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October 4, 2005

the "inverted pyramid" and other barriers to comprehension

I worked yesterday with a small group of undergrads who wanted me to help them follow current events. I asked them to read the lead article in the New York Times, because I thought it exemplified certain journalistic conventions that make it difficult for novices to understand the news.

The lead story was entitled "Macabre Clues Advance Inquiry in Bali Attacks." It began with the gruesome discovery of three heads widely separated from their feet and without extant torsos--evidence of suicide bombers. The story then mentioned the bombing in Bali that had occurred two days earlier. Next came a body count and a mention of the seven wounded Americans. The story gradually widened to include some discussion of the Indonesian group Jemaah Islamiyah, a splinter of which may be associated with Al Qaeda. After that reference came some discussion of the previous attacks in Indonesia in 2002, mixed with detailed descriptions of the wounded Americans. And finally the article explained that Bali is a Hindu island in predominantly Moslem Indonesia.

Using a version of the "inverted pyramid" style, the writers had begun with the latest facts and then widened to provide context, with the most general information saved for the very end. However, they never explained anything about Indonesia's history, politics, economy, or religious culture, or the structure and goals of Al Qaeda.

Daily newspapers are written for daily readers. I don't want an article to start with facts about Indonesian history and end with the latest from the Balinese forensic investigation. I read the news on Sunday and already know what happened then. But for a newcomer, the Times' lead story, like most of its coverage, is perplexing. The necessary factual base is either withheld until the very end or never provided at all; and the narrative logic of the story is completely shattered.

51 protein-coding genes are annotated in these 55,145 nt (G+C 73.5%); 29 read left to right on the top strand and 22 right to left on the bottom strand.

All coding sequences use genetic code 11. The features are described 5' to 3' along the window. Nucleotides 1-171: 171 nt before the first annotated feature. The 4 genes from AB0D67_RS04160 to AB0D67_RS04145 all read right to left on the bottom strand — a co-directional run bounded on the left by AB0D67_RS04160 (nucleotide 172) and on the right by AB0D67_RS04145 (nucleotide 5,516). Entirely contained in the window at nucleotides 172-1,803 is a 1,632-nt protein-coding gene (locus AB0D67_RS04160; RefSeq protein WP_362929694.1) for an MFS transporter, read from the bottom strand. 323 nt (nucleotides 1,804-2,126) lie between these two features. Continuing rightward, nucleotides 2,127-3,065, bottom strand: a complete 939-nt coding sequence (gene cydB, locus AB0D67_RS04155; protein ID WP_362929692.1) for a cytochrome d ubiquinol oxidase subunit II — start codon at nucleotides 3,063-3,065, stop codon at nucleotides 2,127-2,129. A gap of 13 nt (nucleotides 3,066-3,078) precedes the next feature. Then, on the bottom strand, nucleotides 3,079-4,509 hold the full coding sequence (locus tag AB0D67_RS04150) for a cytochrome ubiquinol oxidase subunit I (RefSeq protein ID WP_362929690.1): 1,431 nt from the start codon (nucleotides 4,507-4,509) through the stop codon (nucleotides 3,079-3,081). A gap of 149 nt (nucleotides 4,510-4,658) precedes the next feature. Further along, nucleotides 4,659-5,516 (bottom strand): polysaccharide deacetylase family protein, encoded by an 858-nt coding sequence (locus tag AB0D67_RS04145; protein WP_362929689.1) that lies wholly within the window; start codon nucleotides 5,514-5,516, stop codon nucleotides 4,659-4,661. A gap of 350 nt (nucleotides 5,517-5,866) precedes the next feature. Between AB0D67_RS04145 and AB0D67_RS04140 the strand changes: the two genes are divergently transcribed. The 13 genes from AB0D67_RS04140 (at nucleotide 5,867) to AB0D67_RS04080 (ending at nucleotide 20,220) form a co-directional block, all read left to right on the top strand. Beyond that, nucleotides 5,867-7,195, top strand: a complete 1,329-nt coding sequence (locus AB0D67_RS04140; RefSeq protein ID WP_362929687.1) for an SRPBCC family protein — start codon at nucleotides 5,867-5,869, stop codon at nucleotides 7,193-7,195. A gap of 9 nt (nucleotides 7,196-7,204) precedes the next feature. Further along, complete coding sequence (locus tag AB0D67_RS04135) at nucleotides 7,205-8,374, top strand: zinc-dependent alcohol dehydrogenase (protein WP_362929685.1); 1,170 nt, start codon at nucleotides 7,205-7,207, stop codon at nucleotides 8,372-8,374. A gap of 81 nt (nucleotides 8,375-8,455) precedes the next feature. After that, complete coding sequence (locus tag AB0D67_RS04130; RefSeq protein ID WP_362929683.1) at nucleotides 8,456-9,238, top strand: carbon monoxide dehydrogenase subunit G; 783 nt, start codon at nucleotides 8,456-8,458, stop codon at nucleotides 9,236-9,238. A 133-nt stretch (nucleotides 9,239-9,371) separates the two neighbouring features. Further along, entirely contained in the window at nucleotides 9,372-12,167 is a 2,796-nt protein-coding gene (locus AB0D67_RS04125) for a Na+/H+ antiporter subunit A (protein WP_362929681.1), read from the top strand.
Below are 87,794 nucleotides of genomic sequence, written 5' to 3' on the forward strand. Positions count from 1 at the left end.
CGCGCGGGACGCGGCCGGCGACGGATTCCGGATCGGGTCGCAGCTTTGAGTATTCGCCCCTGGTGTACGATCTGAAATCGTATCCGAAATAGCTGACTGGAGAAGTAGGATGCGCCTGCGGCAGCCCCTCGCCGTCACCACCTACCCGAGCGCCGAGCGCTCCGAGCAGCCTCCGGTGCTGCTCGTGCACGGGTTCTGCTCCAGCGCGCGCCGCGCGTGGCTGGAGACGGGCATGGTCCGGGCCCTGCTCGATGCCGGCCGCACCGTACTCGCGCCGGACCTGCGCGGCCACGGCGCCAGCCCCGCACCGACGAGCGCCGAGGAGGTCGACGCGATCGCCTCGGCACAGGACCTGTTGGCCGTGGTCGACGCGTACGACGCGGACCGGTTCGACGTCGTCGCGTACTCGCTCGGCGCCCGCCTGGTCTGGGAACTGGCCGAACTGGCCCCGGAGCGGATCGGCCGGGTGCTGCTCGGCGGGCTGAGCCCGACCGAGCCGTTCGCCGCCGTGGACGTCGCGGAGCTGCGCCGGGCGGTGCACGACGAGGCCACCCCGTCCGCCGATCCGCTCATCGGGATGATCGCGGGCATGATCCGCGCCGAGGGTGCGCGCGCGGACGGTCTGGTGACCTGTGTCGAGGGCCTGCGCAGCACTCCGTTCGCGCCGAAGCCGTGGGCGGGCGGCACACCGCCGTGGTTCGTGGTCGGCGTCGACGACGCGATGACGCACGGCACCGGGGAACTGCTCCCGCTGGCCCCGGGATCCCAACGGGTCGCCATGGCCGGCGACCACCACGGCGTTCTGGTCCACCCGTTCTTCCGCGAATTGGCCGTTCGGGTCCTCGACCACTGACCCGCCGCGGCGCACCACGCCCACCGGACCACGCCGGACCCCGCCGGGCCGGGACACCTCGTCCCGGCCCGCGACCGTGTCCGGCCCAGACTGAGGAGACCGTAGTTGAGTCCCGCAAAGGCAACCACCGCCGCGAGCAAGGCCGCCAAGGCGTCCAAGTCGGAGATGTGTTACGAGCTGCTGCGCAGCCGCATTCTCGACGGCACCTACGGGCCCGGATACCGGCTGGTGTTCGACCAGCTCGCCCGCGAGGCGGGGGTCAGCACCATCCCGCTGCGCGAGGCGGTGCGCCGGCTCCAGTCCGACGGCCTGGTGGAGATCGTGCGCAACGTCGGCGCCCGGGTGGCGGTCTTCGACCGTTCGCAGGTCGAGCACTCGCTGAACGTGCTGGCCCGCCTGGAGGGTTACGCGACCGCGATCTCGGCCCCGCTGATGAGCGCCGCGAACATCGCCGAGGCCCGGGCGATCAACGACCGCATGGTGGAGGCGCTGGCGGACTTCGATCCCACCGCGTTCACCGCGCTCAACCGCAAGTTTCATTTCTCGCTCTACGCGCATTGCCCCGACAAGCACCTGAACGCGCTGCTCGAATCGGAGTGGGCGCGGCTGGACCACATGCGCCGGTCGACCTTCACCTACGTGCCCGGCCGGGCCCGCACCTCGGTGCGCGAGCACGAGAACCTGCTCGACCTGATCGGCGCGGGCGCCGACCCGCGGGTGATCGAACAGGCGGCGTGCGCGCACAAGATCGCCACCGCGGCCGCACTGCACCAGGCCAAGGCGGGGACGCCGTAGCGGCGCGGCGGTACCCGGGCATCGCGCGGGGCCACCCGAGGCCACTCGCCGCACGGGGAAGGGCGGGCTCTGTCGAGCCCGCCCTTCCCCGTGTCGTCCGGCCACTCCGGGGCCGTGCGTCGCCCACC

I asked the students whether the story belonged in the newspaper at all. Every day, about 153,000 human beings die. Thus it's not immediately obvious why we should all read about the 19 people murdered in Bali (or the 21 drowned on Sunday on Lake George). Publicity is just what Al Qaeda wants, and that's reason enough to question whether the bombing should be an international lead story.

By the time I had explained that it is difficult to read a standard breaking news article, and I had raised questions about whether the story was appropriate in the first place, I'm afraid I had driven these young people away from newspapers. I tried to explain why I read the Post and Times every day, but I'm afraid I wasn't too convincing (because I wasn't too convinced). I said that we each possess a general view of the world. We may see it as threatening, or divided between Islam and the West, or full of needless suffering, or stricken by Western imperialism, or united by a common humanity. Each significant news story helps us to shape, revise, and develop that worldview. In turn, our attitude guides our daily actions and choices. This is what I said, but none of it proves that the Times should have led with gruesome facts about the bodies of suicide bombers.

October 4, 2005 7:23 AM | category: press criticism | Comments


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